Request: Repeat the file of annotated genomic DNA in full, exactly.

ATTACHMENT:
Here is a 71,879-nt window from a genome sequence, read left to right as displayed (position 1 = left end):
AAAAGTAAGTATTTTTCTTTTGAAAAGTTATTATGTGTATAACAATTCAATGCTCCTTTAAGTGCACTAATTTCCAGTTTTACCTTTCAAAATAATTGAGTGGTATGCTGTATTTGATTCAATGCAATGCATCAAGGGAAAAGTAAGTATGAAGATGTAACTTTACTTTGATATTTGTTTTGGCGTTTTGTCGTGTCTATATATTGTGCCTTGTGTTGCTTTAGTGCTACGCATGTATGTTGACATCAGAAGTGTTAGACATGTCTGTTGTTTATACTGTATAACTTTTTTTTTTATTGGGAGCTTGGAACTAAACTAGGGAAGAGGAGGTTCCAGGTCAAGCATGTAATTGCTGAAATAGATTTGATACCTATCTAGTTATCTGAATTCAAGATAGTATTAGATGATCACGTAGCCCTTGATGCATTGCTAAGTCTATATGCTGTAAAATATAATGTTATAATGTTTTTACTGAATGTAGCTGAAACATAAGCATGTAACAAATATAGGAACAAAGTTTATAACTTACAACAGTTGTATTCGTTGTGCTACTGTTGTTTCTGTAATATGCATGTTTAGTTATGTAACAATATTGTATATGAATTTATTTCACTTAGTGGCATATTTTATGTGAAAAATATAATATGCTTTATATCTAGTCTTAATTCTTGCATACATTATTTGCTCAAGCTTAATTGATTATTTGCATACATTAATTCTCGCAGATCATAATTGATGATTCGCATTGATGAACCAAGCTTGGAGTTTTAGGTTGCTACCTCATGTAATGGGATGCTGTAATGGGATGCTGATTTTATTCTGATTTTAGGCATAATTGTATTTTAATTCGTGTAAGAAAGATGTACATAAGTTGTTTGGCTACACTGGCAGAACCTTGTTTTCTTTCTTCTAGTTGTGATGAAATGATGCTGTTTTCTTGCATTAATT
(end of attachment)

Here is a 71,879-nt window from a genome sequence, read left to right as displayed (position 1 = left end):
AAAAGTAAGTATTTTTCTTTTGAAAAGTTATTATGTGTATAACAATTCAATGCTCCTTTAAGTGCACTAATTTCCAGTTTTACCTTTCAAAATAATTGAGTGGTATGCTGTATTTGATTCAATGCAATGCATCAAGGGAAAAGTAAGTATGAAGATGTAACTTTACTTTGATATTTGTTTTGGCGTTTTGTCGTGTCTATATATTGTGCCTTGTGTTGCTTTAGTGCTACGCATGTATGTTGACATCAGAAGTGTTAGACATGTCTGTTGTTTATACTGTATAACTTTTTTTTTTATTGGGAGCTTGGAACTAAACTAGGGAAGAGGAGGTTCCAGGTCAAGCATGTAATTGCTGAAATAGATTTGATACCTATCTAGTTATCTGAATTCAAGATAGTATTAGATGATCACGTAGCCCTTGATGCATTGCTAAGTCTATATGCTGTAAAATATAATGTTATAATGTTTTTACTGAATGTAGCTGAAACATAAGCATGTAACAAATATAGGAACAAAGTTTATAACTTACAACAGTTGTATTCGTTGTGCTACTGTTGTTTCTGTAATATGCATGTTTAGTTATGTAACAATATTGTATATGAATTTATTTCACTTAGTGGCATATTTTATGTGAAAAATATAATATGCTTTATATCTAGTCTTAATTCTTGCATACATTATTTGCTCAAGCTTAATTGATTATTTGCATACATTAATTCTCGCAGATCATAATTGATGATTCGCATTGATGAACCAAGCTTGGAGTTTTAGGTTGCTACCTCATGTAATGGGATGCTGTAATGGGATGCTGATTTTATTCTGATTTTAGGCATAATTGTATTTTAATTCGTGTAAGAAAGATGTACATAAGTTGTTTGGCTACACTGGCAGAACCTTGTTTTCTTTCTTCTAGTTGTGATGAAATGATGCTGTTTTCTTGCATTAATT